- You are very unlikely to pick up head lice from brief contact with other people. The longer you have head to head contact with someone who has lice, the more likely it is you will get them too.
- They can’t swim, fly, hop or jump. The idea that they can jump may have come from the fact that, when dry hair is combed, a head louse caught on the teeth of the comb is sometimes flicked off by static electricity (this is one reason why detection combing should be done with the hair damp).
- You don’t get them from objects such as the chair back. Although it’s just possible that a louse might get from one head to another if a hat is shared, this is very unlikely. It’s not the way infection is usually caught.
- If you catch one or two lice, they may breed and increase slowly in number. At this stage, most people don’t have any symptoms and won’t know they have lice unless they look very carefully for them.
- For the first two or three months, there is usually no itch, but then the scalp may start to itch badly. This is due to an allergy, not to the louse bites themselves.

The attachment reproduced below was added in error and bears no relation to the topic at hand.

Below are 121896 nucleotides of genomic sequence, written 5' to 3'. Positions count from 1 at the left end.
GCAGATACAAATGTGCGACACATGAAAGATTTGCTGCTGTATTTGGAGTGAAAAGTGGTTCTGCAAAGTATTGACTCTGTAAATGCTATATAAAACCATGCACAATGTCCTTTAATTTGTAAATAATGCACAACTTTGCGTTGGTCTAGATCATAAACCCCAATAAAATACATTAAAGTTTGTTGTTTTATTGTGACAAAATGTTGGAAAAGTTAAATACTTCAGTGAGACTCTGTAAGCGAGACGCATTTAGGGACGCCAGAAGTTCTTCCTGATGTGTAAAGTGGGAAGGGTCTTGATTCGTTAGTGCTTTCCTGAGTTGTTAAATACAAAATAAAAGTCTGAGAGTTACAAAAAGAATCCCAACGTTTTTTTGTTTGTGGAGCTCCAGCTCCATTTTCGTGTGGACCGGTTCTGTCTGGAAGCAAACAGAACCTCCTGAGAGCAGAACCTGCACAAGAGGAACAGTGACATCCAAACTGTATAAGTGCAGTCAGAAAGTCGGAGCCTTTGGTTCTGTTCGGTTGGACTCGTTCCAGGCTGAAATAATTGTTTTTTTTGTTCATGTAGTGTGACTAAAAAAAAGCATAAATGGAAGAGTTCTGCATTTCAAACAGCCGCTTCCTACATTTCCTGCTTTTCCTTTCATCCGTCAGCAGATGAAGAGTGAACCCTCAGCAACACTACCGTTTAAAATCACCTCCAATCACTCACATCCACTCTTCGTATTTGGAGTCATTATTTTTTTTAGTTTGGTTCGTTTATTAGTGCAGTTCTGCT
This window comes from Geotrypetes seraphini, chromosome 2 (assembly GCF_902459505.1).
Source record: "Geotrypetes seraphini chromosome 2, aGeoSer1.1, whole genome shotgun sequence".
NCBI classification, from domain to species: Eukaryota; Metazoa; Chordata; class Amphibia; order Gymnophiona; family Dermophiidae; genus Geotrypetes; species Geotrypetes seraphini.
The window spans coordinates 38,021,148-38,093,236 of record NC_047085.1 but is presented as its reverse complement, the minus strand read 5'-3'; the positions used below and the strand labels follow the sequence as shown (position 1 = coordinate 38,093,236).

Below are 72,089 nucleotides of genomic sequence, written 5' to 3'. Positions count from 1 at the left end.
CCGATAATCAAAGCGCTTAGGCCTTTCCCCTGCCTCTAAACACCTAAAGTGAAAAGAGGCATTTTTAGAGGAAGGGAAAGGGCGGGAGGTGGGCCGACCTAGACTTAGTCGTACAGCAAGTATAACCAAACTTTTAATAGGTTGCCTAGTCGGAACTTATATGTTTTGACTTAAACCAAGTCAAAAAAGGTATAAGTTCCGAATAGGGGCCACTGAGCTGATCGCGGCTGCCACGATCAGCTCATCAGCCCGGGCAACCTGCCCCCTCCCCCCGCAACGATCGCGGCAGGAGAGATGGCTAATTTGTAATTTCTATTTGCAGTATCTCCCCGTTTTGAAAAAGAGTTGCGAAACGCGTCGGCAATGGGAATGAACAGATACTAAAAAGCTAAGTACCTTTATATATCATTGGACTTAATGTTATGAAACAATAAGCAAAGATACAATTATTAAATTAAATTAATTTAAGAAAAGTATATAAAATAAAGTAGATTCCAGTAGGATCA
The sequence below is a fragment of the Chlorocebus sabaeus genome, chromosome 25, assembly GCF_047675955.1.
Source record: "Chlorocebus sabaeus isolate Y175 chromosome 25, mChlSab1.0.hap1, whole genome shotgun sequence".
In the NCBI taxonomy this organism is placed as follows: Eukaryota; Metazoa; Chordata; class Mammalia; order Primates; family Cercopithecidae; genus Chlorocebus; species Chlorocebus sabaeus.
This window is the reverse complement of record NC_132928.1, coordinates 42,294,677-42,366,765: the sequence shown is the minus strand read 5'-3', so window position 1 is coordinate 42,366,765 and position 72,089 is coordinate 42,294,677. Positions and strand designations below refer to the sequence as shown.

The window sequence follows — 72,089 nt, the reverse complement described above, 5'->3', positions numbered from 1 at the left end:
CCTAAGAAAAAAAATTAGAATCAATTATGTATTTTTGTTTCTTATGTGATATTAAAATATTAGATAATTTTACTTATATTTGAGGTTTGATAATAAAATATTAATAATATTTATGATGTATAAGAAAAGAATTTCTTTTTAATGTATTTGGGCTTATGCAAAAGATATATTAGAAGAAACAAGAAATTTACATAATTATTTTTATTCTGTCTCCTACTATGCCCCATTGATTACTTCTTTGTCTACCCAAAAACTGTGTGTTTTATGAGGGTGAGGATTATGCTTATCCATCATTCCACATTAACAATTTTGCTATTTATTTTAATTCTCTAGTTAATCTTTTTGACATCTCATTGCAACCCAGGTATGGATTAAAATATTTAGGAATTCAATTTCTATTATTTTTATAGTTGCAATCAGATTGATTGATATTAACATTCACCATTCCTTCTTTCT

- Most people only realise they have head lice when this itch starts. By then they’ve had lice on their head for two or three months without knowing it.
- In most infections, there aren’t more than a dozen or so lice on the scalp at any one time.
- Some people never get the itch, including adults. They may have a few lice on their heads for years without knowing it, and can pass them to other people.
- Louse droppings may fall on to the pillow during the night. Pillows may then get dirty more quickly than usual.
- Combing is an important part of good personal care, but head lice are not easily damaged by it. Good hair care may help to spot lice early and so help to control them. There is no evidence that the old slogans "Break its legs, so it can’t lay eggs" or "A legless louse is an eggless louse" have any truth in them.